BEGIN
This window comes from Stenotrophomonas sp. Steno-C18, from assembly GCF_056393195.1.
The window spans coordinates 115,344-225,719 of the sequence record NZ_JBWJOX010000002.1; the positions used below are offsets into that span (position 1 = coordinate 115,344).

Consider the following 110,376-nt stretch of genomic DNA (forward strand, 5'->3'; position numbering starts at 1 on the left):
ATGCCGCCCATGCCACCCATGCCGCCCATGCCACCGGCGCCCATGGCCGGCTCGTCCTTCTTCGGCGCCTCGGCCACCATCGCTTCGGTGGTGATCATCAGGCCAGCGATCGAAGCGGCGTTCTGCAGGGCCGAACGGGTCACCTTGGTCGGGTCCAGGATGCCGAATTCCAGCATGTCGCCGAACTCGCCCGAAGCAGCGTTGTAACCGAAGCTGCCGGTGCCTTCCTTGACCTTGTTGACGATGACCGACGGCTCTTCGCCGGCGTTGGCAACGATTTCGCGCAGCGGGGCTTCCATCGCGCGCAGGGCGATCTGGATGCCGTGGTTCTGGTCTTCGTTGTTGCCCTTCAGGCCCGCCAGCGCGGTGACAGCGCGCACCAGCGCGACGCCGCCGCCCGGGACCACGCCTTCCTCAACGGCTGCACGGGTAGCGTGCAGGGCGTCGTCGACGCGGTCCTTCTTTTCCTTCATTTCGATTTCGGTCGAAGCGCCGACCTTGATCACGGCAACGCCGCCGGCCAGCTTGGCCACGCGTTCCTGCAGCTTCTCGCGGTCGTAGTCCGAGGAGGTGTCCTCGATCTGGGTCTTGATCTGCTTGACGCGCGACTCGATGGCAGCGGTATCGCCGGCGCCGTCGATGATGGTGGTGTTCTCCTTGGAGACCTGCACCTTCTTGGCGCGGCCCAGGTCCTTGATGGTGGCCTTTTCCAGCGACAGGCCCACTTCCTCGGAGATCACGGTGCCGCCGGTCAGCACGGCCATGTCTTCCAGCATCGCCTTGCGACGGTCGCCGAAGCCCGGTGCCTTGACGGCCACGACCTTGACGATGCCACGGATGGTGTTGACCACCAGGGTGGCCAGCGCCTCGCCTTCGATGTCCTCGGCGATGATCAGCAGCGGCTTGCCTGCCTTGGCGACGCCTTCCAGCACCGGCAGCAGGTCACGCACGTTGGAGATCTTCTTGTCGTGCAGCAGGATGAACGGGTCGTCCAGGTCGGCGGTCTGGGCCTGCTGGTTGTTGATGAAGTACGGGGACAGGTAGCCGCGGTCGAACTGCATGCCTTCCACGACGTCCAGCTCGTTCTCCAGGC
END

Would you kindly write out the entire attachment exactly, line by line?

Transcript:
This window comes from Stenotrophomonas sp. Steno-C18, from assembly GCF_056393195.1.
The window spans coordinates 115,344-225,719 of the sequence record NZ_JBWJOX010000002.1; the positions used below are offsets into that span (position 1 = coordinate 115,344).

Consider the following 110,376-nt stretch of genomic DNA (forward strand, 5'->3'; position numbering starts at 1 on the left):
ATGCCGCCCATGCCACCCATGCCGCCCATGCCACCGGCGCCCATGGCCGGCTCGTCCTTCTTCGGCGCCTCGGCCACCATCGCTTCGGTGGTGATCATCAGGCCAGCGATCGAAGCGGCGTTCTGCAGGGCCGAACGGGTCACCTTGGTCGGGTCCAGGATGCCGAATTCCAGCATGTCGCCGAACTCGCCCGAAGCAGCGTTGTAACCGAAGCTGCCGGTGCCTTCCTTGACCTTGTTGACGATGACCGACGGCTCTTCGCCGGCGTTGGCAACGATTTCGCGCAGCGGGGCTTCCATCGCGCGCAGGGCGATCTGGATGCCGTGGTTCTGGTCTTCGTTGTTGCCCTTCAGGCCCGCCAGCGCGGTGACAGCGCGCACCAGCGCGACGCCGCCGCCCGGGACCACGCCTTCCTCAACGGCTGCACGGGTAGCGTGCAGGGCGTCGTCGACGCGGTCCTTCTTTTCCTTCATTTCGATTTCGGTCGAAGCGCCGACCTTGATCACGGCAACGCCGCCGGCCAGCTTGGCCACGCGTTCCTGCAGCTTCTCGCGGTCGTAGTCCGAGGAGGTGTCCTCGATCTGGGTCTTGATCTGCTTGACGCGCGACTCGATGGCAGCGGTATCGCCGGCGCCGTCGATGATGGTGGTGTTCTCCTTGGAGACCTGCACCTTCTTGGCGCGGCCCAGGTCCTTGATGGTGGCCTTTTCCAGCGACAGGCCCACTTCCTCGGAGATCACGGTGCCGCCGGTCAGCACGGCCATGTCTTCCAGCATCGCCTTGCGACGGTCGCCGAAGCCCGGTGCCTTGACGGCCACGACCTTGACGATGCCACGGATGGTGTTGACCACCAGGGTGGCCAGCGCCTCGCCTTCGATGTCCTCGGCGATGATCAGCAGCGGCTTGCCTGCCTTGGCGACGCCTTCCAGCACCGGCAGCAGGTCACGCACGTTGGAGATCTTCTTGTCGTGCAGCAGGATGAACGGGTCGTCCAGGTCGGCGGTCTGGGCCTGCTGGTTGTTGATGAAGTACGGGGACAGGTAGCCGCGGTCGAACTGCATGCCTTCCACGACGTCCAGCTCGTTCTCCAGGC